The point is: our minds change a lot around here. If you were to attend my classes, for instance, you would hear me talking frequently about new discoveries I have made or old views I have revised. While admitting such things obviously makes me look less than perfect, I see it as a crucial expression of the essential relationship that should exist between the Course and an interpreter. In particular, the interpreter needs to always allow for potential distance between his interpretation of a thing and the thing in itself. This is true when one is interpreting anything, but is especially true in this case, for the Course quite simply towers above our minds. It is a vast, radical, original, exacting, and multileveled teaching. Let me explain what I mean by each one of these terms:

Vast: there are literally thousands of themes circulating around in the Course. It would be impossible for any one person to be familiar with them all.

Radical: all of the Course’s themes contain a reversal of how we commonly see things. As a result, our minds will unconsciously soften their radical edge, taking them off their heights and dragging them down closer to how we normally think.

Original: the Course does echo many ancient ideas, yet it also strikes out in bold new directions. Our minds, with their tendency to interpret the new in light of the old, will easily slant the Course so that it sounds just like the wisdom we have soaked up from so many other sources.

Exacting: the author has a razor-sharp mind; when he speaks, he knows exactly what he means. He is not fuzzy about what he is trying to say. If, in interpreting a particular statement of his, you miss the strike zone by just an inch, then you may be in the ballpark, but you are not right on target.

Multileveled: even if you understand a statement more or less accurately, there are always depths to it that remain hidden from view, depths that only come out when you set that statement next to related statements from elsewhere in the Course.

As an interpreter, my job is to honor the Course as it is. Yet given what it is, I am simply not going to be able to do that perfectly. It is too vast, too radical, too original, too exacting and too multileveled. There is always going to be some distance between my interpretation of it and what it really is. Even if my understanding of a certain passage is more or less accurate, that understanding will not perfectly reproduce what the author had in mind when he dictated that passage. It is just not possible. It is as if I am drawing a sketch of a mountain. I may have got the basic shape of the mountain more or less correct in my sketch, but it will not be perfect, and there will be levels of detail on the mountain—rocks, trees, leaves, animals, insects—that do not show up in my sketch at all. And that is a best-case scenario. There are times when I will draw that pyramid-shaped mountain to look more like a dome.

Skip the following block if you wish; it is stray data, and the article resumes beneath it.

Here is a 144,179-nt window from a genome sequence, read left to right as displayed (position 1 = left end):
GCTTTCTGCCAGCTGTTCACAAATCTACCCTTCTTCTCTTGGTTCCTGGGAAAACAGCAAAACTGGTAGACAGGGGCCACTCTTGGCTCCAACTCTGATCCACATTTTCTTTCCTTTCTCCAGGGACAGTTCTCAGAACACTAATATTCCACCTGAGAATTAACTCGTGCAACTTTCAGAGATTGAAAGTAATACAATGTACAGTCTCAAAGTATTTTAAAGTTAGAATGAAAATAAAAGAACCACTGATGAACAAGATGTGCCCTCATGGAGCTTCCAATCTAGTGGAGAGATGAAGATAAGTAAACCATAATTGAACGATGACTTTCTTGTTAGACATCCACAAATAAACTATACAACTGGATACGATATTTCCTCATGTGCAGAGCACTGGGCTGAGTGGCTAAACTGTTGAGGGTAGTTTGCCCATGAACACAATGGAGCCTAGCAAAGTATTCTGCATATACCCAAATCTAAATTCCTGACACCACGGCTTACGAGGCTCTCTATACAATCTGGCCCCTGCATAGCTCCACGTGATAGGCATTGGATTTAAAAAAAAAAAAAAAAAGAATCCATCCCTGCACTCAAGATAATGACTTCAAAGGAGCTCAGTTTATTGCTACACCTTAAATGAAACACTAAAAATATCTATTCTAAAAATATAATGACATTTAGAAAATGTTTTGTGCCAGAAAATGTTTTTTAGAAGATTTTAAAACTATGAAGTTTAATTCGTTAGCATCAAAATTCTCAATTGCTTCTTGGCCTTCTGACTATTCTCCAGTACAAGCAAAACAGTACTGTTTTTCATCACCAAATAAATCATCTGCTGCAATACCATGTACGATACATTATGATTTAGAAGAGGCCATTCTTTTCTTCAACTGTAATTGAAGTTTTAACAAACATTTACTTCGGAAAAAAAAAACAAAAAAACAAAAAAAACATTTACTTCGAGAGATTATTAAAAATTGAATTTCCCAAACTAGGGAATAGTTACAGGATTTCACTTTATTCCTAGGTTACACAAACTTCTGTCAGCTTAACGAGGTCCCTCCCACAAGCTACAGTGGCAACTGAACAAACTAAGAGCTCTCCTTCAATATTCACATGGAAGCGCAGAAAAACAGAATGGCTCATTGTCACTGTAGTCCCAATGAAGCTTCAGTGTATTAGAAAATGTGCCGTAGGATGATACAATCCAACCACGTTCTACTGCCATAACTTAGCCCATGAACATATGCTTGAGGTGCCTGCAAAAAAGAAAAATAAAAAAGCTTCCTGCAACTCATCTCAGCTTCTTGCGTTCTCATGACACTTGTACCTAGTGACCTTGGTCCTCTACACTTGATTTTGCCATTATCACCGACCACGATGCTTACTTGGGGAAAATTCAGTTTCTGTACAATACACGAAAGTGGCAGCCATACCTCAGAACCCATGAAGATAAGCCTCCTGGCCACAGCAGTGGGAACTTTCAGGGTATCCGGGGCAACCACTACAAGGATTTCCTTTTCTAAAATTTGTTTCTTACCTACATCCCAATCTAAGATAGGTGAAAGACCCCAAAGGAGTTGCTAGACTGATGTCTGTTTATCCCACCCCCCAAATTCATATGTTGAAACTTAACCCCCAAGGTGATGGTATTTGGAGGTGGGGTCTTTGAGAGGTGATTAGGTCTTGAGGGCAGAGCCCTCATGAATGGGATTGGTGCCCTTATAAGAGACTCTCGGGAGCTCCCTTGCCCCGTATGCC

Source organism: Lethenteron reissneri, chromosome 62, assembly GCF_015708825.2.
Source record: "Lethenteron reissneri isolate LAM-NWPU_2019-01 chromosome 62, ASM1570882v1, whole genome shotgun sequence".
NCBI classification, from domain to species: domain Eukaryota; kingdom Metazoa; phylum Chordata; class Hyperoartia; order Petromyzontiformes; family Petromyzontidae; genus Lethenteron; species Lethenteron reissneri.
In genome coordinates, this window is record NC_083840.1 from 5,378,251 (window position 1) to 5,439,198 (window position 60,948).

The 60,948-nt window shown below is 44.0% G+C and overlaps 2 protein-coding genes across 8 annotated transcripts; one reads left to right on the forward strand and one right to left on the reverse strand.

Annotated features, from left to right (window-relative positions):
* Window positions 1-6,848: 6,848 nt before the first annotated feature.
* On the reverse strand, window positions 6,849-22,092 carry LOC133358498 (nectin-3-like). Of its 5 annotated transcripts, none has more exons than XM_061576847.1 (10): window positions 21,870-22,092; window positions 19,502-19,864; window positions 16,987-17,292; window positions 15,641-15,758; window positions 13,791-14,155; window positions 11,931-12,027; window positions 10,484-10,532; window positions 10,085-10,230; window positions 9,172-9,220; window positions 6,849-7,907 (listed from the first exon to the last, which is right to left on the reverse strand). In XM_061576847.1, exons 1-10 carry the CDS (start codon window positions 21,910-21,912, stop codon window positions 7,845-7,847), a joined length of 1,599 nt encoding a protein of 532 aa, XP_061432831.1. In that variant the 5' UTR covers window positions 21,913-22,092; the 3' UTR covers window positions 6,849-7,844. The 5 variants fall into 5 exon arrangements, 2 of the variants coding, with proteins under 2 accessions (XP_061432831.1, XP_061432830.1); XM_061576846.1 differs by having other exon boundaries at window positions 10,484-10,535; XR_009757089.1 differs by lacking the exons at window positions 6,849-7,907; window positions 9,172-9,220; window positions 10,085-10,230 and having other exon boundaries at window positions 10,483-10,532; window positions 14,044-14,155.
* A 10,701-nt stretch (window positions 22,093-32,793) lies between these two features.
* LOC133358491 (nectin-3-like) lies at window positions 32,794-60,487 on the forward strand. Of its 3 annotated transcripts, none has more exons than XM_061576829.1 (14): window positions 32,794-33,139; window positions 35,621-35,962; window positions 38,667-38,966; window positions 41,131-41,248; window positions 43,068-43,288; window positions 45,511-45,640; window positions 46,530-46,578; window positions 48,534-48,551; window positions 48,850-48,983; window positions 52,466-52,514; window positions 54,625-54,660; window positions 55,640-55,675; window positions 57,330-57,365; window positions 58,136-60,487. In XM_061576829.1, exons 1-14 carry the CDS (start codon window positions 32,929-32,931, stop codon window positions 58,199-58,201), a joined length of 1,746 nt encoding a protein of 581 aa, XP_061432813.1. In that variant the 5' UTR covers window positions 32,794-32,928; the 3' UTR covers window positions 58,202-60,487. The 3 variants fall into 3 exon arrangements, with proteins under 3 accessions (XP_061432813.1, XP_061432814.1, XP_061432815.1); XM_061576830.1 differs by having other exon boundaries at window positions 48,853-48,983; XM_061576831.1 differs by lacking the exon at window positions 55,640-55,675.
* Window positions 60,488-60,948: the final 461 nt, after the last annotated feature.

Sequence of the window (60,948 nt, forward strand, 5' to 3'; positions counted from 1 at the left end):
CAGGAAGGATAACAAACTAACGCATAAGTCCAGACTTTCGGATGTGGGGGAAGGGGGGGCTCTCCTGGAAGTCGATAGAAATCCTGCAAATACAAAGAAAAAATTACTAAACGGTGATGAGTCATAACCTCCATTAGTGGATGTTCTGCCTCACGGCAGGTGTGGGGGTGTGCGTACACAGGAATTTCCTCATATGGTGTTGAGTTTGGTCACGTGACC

This is how I see my interpreting of the Course. I do my utmost to draw the mountain accurately. I really do put everything I have into it. But I know that at best my drawing is a rough approximation—it is not the mountain—and so I do a lot of erasing and redrawing along the way. That, in fact, is why I have confidence in my views; I have total faith in my willingness to redraw them in response to the true shape of the mountain.

Because there will always be this distance between my understanding of the Course and the Course itself, it is crucial that I openly admit to the distance. Otherwise, I will lead people to believe that the Course is identical to my partial, imperfect understanding. Now they will think the Course is contained within the small set of themes with which I am familiar; they will have no clue of the thousands of themes that are really there. They will think that when they get my watered down views they are really getting the undiluted Course. They will nod when they hear me making the Course sound like their favorite spiritual wisdom, not realizing that it doesn’t really sound like that at all. They will think that my inaccuracies are the absolute truth, especially if I repeat them often enough. And they will think the Course is no deeper than the wading pool of my understanding, having no idea of the oceanic depths that are really there. In short, they will think that the vast, majestic mountain is nothing more than my clumsy little sketch. And if my whole role is to honor that mountain as it is, then I have failed, haven’t I? How much better would it be for me to tell them, “Look, I’ve tried to draw the mountain as best I can, but my drawing does not even begin to do justice to the stunning and humbling beauty of the real thing.” That is why we at the Circle believe it is so important to admit that we can be, and often are, wrong.


[Please note: ACIM passages quoted in this article reference the Foundation for Inner Peace (FIP) Edition.]